Having a flight delayed, disrupted, or canceled outright is a miserable experience. Getting paid for your inconvenience can reduce the sting somewhat. But many of us aren’t claiming compensation we’re entitled to—and leaving money on the table.
According to the flight compensation service AirHelp, citizens of what is arguably the most customer service-sensitive nation, America, are missing out disproportionately, when compared to Europeans.
A survey found that less than 25% of Americans on a disrupted flight eligible for compensation actually filed a claim, while a separate survey found that nearly half of Europeans did. Meanwhile, 415,800 American passengers are owed $292 million in compensation from airlines for the first six months of 2018, which they either have not claimed or do not know they are entitled to. (This aggregate data is based on a variety of sources, including government agencies, airport databanks, flight-tracking vendors, historical resources and commercial data brokers.)
AirHelp wants to, well, help—for a cut of the compensation awarded, usually 25% to 35%, or up to 50% if legal action is required. So today the company is launching a Passenger Rights Awareness Month, with the hope of increasing the number of affected passengers who seek the compensation they are owed.
So why do Americans lag behind? Mostly due to differing laws that they may not be aware of. Inside the US, airlines are not required to provide compensation for flights that are delayed or canceled, though some do. They are only legally required to provide compensation when a passenger is bumped because a flight is overbooked. So American travelers are not accustomed to expecting a check for a delayed or canceled flight.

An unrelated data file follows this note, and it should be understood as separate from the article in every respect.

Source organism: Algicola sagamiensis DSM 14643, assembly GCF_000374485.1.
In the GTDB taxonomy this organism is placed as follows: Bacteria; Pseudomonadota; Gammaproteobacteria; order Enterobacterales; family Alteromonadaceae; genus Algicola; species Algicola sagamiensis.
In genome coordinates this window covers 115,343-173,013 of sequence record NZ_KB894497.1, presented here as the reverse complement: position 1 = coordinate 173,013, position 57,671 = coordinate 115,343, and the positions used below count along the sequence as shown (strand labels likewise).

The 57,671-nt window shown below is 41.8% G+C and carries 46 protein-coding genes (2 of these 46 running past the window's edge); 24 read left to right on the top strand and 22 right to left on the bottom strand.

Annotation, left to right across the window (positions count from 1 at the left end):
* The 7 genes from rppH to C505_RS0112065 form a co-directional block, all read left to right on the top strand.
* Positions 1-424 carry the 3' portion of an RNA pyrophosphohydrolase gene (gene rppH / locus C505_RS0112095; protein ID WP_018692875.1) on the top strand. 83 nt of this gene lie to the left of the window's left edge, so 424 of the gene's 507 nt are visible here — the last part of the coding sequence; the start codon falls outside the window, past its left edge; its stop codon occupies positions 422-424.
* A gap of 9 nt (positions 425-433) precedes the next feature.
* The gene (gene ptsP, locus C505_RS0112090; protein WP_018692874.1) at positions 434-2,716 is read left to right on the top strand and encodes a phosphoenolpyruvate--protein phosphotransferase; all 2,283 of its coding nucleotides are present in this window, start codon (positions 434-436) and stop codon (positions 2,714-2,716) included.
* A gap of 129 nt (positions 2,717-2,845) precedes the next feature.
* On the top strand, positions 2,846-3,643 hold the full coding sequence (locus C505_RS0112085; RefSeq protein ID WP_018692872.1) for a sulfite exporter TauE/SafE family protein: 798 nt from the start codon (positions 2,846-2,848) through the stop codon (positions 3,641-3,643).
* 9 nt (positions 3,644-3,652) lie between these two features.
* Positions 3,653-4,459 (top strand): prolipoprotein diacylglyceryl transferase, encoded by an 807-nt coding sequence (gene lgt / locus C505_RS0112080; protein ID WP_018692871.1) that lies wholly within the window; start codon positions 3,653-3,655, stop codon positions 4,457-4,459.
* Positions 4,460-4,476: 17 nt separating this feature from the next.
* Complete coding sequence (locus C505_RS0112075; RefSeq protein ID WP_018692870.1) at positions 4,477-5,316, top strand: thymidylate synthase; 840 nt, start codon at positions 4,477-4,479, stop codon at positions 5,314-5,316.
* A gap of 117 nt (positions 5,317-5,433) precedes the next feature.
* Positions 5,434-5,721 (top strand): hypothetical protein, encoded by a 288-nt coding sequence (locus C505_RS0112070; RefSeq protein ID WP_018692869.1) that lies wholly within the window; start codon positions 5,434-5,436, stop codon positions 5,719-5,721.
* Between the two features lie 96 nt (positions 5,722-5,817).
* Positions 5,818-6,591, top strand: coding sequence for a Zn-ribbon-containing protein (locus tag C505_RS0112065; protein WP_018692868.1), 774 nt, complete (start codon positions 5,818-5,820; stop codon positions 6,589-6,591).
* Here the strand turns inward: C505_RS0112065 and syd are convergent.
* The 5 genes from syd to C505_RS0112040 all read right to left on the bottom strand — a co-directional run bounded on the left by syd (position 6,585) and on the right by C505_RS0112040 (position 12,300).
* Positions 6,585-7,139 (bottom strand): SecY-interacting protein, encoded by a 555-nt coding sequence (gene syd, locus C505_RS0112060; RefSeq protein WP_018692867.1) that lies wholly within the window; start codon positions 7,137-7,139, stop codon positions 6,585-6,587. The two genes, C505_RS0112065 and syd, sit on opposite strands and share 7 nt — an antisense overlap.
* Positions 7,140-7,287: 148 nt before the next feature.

In Europe, however, things are different. Since 2004, under a law known as EC 261, European airlines—as well as carriers that fly into or out of the EU, including American ones—are required to provide compensation to all passengers if a flight is delayed or canceled by more than three hours. Compensation can be up to €600 ($695), depending on flight distance and the length of delay. This applies in all cases except for “extraordinary circumstances” outside of the airline’s control, such as natural disasters or terrorism. In April, the European Court of Justice ruled that so-called “wildcat strikes” should also be considered claimable, a big win for passengers affected by Europe’s frequent industrial actions. (Though not all airlines are complying yet.)
For international flights outside of the EU on a non-EU airline, passenger rights are somewhat protected by the Montreal Convention, which is ratified by 120 states including many in Asia, South America, and Africa. When it comes to disruptions, this treaty doesn’t entitle passengers to compensation for the delay itself, as EC 261 does, but rather any financial loss—meals, hotel rooms, etc—that come as a result of a delay. The same exemption of extraordinary circumstances applies.
Christopher Elliot, co-founder of the consumer advocacy group Traveler’s United, said the US has a ways to go to catch up: “The US is far behind other countries in terms of protecting travelers. Current regulations are inadequate and in the current administration, the few rules on the books are not being adequately enforced.” Meanwhile, Canada is implementing a law similar to Europe’s with its Transportation Modernization Act.
But all that doesn’t mean that American travelers should miss out when traveling abroad. By partnering with the US travelers advocacy group Travelers United to raise awareness, AirHelp hopes to educate Americans on what they can claim in compensation when traveling in Europe and elsewhere, and help them navigate the compensation process. The hope is that this will create more awareness and demand for improving passenger protections across the world—and meanwhile, you might stand to make some cash for your travel woes.